On Tuesday, the Great Salt Lake tied its historic low elevation of 4191.4, according to the U.S. Geological Survey (USGS). Once the daily average drops to 4191.3 for consecutive days, and the provisional data is vetted, the Utah Division of Natural Resources says the new low will be official.
Now, four days later, USGS reports the southern portion of Utah’s saline lake is at a new historic low, with average daily water levels dropping an inch below the previous record set in 1963. This is based on information collected at the SaltAir gauge location.
The southern portion of the Great Salt Lake is at a new historic low, with average daily water levels dropping about an inch below the previous record set in 1963, according to U.S. Geological Survey information collected at the SaltAir gauge location.
“Based on current trends and historical data, the USGS anticipates water levels may decline an additional foot over the next several months,” says USGS Utah Water Science Center data chief Ryan Rowland. “This information is critical in helping resource managers make informed decisions on Great Salt Lake resources. You can’t manage what you don’t measure.”
USGS uses the average daily value of lake levels to get the most representative measurement. A record of Great Salt Lake elevations has been kept since 1847.
“While the Great Salt Lake has been gradually declining for some time, current drought conditions have accelerated its fall to this new historic low,” says Utah Department of Natural Resources executive director Brian Steed. “We must find ways to balance Utah’s growth with maintaining a healthy lake. Ecological, environmental and economical balance can be found by working together as elected leaders, agencies, industry, stakeholders, and citizens working together.”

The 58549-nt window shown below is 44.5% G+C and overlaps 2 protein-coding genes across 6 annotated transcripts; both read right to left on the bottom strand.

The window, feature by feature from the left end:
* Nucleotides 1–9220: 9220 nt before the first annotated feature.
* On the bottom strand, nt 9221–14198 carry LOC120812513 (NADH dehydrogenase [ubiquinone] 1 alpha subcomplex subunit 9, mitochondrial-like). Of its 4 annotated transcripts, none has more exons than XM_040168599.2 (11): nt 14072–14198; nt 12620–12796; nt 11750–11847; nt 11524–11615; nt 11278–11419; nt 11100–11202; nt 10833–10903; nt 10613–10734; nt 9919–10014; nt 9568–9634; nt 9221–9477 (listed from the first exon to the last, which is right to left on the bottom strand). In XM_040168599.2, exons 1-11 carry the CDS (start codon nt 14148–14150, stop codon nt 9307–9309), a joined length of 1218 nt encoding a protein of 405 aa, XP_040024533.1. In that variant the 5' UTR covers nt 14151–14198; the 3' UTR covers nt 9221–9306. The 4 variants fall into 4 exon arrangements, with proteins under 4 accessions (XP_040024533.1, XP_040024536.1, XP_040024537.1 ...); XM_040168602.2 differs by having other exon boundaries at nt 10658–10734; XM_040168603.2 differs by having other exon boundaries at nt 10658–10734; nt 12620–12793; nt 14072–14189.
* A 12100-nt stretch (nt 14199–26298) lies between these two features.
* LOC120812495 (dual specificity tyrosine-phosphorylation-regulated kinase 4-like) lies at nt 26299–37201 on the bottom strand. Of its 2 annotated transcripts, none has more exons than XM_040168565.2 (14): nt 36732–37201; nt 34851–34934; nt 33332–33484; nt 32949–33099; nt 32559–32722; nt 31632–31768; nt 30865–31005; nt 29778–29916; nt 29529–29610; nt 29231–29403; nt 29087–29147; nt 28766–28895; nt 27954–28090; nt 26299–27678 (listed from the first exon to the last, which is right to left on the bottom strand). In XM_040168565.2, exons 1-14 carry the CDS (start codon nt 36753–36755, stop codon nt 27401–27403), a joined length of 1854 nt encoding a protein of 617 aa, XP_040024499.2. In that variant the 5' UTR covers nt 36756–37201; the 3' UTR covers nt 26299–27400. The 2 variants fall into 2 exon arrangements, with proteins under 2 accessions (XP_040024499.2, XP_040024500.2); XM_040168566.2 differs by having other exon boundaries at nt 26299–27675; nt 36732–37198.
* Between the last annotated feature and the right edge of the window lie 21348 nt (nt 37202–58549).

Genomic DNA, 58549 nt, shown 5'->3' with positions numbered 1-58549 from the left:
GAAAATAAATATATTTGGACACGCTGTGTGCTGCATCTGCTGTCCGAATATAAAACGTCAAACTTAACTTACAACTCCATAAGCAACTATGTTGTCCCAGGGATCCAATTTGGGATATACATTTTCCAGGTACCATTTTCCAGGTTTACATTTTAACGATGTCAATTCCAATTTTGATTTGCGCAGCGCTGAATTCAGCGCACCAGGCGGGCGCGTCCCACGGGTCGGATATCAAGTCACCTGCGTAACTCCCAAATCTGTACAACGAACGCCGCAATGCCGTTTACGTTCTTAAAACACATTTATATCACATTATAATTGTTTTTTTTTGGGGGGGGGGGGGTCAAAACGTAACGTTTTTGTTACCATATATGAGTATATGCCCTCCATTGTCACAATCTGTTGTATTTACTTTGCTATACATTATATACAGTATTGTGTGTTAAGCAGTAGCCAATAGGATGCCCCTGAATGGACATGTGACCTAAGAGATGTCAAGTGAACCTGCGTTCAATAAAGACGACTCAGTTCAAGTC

Currently, 63% of stream gauges with a least 20 years of record are reporting below-normal flows.
Earlier this month, the Utah Rivers Council released a report saying the Great Salt Lake has dropped to its lowest level in history – below 4190.8 feet – “because of reduced snowpacks from climate change and upstream water diversions.”
Yet, at the time, state wildlife officials called the report “premature.”
“Conditions like wind, inflow, and evaporation can cause the lake’s elevation to fluctuate. Sometimes those swings are extreme,” Utah Department of Natural Resources Director Brian Steed says in a statement. “To account for this, the division evaluates daily averages rather than the instantaneous readings recorded every 15-minutes. Taking this approach provides us with a more accurate reading rather than a single snapshot in time.”
In March, Senator Mitt Romney introduced a co-sponsored bill to help protect the ecosystems of saline lakes like the Great Salt Lake.
Researchers now fear the dire consequences of a shrinking Great Salt Lake.
“It’s terrifying,” says Jaimi Butler, a Great Salt Lake researcher at Westminster College. “We are going to be reaching the very lowest lake levels that we’ve ever seen in 170 years at the Great Salt Lake.”
Butler continues, estimating the Great Salt Lake will likely lose two more feet of depth by October of this year.
Experts like Butler say they are concerned about the impacts of the Great Salt Lake’s dip in water levels on Utah’s wildlife.